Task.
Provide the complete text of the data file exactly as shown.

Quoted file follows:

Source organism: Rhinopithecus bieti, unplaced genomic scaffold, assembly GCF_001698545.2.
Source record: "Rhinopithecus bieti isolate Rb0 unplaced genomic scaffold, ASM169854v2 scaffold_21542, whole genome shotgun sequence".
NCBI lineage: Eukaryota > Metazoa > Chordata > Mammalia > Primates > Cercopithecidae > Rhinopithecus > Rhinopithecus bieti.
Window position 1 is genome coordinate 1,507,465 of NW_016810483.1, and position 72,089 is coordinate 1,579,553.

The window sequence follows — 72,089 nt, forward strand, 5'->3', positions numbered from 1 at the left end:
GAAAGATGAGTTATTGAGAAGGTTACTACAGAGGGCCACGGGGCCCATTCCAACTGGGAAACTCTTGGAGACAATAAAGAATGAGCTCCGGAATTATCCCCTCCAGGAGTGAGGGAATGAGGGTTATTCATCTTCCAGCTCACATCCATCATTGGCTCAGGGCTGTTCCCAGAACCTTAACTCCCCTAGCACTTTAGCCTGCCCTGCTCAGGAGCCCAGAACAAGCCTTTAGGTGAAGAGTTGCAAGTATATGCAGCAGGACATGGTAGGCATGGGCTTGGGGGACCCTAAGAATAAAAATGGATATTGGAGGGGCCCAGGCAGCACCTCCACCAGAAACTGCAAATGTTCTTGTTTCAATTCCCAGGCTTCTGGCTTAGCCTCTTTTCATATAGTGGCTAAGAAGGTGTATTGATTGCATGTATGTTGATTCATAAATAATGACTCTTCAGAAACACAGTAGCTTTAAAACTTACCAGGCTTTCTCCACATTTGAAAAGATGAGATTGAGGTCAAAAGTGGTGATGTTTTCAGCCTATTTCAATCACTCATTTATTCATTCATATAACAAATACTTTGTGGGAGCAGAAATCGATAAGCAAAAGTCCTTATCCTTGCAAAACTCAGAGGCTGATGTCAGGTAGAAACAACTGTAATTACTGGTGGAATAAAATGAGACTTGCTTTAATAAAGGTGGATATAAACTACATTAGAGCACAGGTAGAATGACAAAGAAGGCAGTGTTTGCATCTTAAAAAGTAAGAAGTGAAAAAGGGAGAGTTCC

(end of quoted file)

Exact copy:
Source organism: Rhinopithecus bieti, unplaced genomic scaffold, assembly GCF_001698545.2.
Source record: "Rhinopithecus bieti isolate Rb0 unplaced genomic scaffold, ASM169854v2 scaffold_21542, whole genome shotgun sequence".
NCBI lineage: Eukaryota > Metazoa > Chordata > Mammalia > Primates > Cercopithecidae > Rhinopithecus > Rhinopithecus bieti.
Window position 1 is genome coordinate 1,507,465 of NW_016810483.1, and position 72,089 is coordinate 1,579,553.

The window sequence follows — 72,089 nt, forward strand, 5'->3', positions numbered from 1 at the left end:
GAAAGATGAGTTATTGAGAAGGTTACTACAGAGGGCCACGGGGCCCATTCCAACTGGGAAACTCTTGGAGACAATAAAGAATGAGCTCCGGAATTATCCCCTCCAGGAGTGAGGGAATGAGGGTTATTCATCTTCCAGCTCACATCCATCATTGGCTCAGGGCTGTTCCCAGAACCTTAACTCCCCTAGCACTTTAGCCTGCCCTGCTCAGGAGCCCAGAACAAGCCTTTAGGTGAAGAGTTGCAAGTATATGCAGCAGGACATGGTAGGCATGGGCTTGGGGGACCCTAAGAATAAAAATGGATATTGGAGGGGCCCAGGCAGCACCTCCACCAGAAACTGCAAATGTTCTTGTTTCAATTCCCAGGCTTCTGGCTTAGCCTCTTTTCATATAGTGGCTAAGAAGGTGTATTGATTGCATGTATGTTGATTCATAAATAATGACTCTTCAGAAACACAGTAGCTTTAAAACTTACCAGGCTTTCTCCACATTTGAAAAGATGAGATTGAGGTCAAAAGTGGTGATGTTTTCAGCCTATTTCAATCACTCATTTATTCATTCATATAACAAATACTTTGTGGGAGCAGAAATCGATAAGCAAAAGTCCTTATCCTTGCAAAACTCAGAGGCTGATGTCAGGTAGAAACAACTGTAATTACTGGTGGAATAAAATGAGACTTGCTTTAATAAAGGTGGATATAAACTACATTAGAGCACAGGTAGAATGACAAAGAAGGCAGTGTTTGCATCTTAAAAAGTAAGAAGTGAAAAAGGGAGAGTTCC